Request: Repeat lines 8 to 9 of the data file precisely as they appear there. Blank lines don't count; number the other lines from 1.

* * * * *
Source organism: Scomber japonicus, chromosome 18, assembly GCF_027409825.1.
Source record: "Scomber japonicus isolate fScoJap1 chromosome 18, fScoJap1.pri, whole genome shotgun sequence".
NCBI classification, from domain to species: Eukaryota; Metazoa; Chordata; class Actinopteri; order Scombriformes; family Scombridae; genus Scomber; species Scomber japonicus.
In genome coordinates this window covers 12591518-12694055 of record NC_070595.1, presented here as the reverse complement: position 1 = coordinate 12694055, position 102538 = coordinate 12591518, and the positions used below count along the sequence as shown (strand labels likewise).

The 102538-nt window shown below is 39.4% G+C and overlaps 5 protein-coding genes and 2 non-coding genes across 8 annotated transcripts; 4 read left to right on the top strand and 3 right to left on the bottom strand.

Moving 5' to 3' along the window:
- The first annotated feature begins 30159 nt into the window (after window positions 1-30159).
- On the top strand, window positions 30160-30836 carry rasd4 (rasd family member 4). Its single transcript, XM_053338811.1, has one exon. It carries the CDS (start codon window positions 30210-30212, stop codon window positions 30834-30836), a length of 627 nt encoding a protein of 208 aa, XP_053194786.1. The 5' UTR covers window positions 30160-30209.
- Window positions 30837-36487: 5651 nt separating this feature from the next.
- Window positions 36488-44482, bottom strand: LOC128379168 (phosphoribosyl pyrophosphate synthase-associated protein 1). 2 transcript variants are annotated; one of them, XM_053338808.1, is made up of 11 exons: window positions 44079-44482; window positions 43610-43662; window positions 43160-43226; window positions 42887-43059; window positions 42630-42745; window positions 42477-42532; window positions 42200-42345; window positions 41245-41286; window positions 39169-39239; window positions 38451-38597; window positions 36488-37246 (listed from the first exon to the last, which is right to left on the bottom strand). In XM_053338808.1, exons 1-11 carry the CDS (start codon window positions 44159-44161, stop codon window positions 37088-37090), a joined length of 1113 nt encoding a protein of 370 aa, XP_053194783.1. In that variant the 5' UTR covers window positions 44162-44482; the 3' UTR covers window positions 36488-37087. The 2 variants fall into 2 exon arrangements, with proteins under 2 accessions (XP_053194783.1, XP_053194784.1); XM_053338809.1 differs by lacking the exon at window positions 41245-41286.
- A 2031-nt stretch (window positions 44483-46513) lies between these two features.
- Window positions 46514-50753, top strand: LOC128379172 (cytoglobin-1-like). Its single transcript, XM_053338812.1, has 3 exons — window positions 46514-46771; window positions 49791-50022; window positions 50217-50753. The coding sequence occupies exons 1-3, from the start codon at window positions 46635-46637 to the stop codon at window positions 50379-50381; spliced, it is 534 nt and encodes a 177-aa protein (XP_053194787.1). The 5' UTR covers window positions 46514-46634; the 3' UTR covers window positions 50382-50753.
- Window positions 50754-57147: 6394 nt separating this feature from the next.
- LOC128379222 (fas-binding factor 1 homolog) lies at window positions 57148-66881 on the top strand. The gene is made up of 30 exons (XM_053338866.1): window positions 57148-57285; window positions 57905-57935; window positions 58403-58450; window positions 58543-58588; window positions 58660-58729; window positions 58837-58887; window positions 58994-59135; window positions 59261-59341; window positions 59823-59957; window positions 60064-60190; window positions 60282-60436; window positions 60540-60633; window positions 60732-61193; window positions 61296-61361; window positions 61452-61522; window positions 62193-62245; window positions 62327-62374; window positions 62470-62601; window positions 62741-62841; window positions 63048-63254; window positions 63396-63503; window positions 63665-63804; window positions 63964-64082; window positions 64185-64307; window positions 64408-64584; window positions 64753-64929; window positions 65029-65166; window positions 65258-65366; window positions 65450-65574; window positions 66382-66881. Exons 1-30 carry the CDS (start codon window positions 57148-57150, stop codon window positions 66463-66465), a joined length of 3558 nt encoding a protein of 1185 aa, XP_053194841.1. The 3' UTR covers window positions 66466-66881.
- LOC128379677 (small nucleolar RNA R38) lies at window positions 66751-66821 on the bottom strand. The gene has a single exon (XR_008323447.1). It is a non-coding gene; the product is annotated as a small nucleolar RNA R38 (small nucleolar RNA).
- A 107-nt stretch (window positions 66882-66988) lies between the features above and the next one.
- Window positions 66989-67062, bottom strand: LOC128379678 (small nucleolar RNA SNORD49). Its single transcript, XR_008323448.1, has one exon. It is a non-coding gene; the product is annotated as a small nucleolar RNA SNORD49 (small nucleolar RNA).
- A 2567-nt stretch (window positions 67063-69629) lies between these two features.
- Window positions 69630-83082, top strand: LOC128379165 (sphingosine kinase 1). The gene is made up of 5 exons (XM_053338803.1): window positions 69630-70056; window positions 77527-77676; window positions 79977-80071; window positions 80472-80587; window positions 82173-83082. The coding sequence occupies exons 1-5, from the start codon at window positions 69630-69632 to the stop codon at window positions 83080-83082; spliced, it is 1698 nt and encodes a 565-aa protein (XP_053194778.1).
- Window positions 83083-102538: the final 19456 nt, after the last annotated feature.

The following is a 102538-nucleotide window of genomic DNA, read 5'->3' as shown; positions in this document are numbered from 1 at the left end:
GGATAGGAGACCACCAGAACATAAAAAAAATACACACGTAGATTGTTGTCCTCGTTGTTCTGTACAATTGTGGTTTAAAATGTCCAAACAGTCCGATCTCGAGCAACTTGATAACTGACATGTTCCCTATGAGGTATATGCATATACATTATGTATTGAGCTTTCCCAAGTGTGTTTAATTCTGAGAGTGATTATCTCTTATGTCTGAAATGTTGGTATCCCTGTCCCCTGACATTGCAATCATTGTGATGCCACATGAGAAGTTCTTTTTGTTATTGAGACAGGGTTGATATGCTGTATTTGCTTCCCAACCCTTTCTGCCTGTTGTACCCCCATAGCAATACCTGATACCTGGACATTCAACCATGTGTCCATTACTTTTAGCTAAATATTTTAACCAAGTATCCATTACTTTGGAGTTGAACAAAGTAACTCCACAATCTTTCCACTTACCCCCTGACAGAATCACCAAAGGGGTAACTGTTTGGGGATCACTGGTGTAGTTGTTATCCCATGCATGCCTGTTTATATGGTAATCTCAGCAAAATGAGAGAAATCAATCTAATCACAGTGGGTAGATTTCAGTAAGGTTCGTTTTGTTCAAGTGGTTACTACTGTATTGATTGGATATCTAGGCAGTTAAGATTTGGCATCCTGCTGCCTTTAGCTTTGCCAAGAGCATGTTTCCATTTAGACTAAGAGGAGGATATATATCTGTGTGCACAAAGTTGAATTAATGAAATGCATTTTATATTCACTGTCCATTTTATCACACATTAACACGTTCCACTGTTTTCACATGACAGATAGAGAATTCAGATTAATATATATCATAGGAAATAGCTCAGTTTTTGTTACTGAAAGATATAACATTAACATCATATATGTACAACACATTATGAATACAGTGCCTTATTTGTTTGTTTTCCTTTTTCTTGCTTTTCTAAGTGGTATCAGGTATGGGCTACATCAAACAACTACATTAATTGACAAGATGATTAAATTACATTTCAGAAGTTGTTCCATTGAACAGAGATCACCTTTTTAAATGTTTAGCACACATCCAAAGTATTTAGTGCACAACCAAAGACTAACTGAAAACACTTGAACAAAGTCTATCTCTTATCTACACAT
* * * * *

- On the top strand, window positions 30160-30836 carry rasd4 (rasd family member 4). Its single transcript, XM_053338811.1, has one exon. It carries the CDS (start codon window positions 30210-30212, stop codon window positions 30834-30836), a length of 627 nt encoding a protein of 208 aa, XP_053194786.1. The 5' UTR covers window positions 30160-30209.
- Window positions 30837-36487: 5651 nt separating this feature from the next.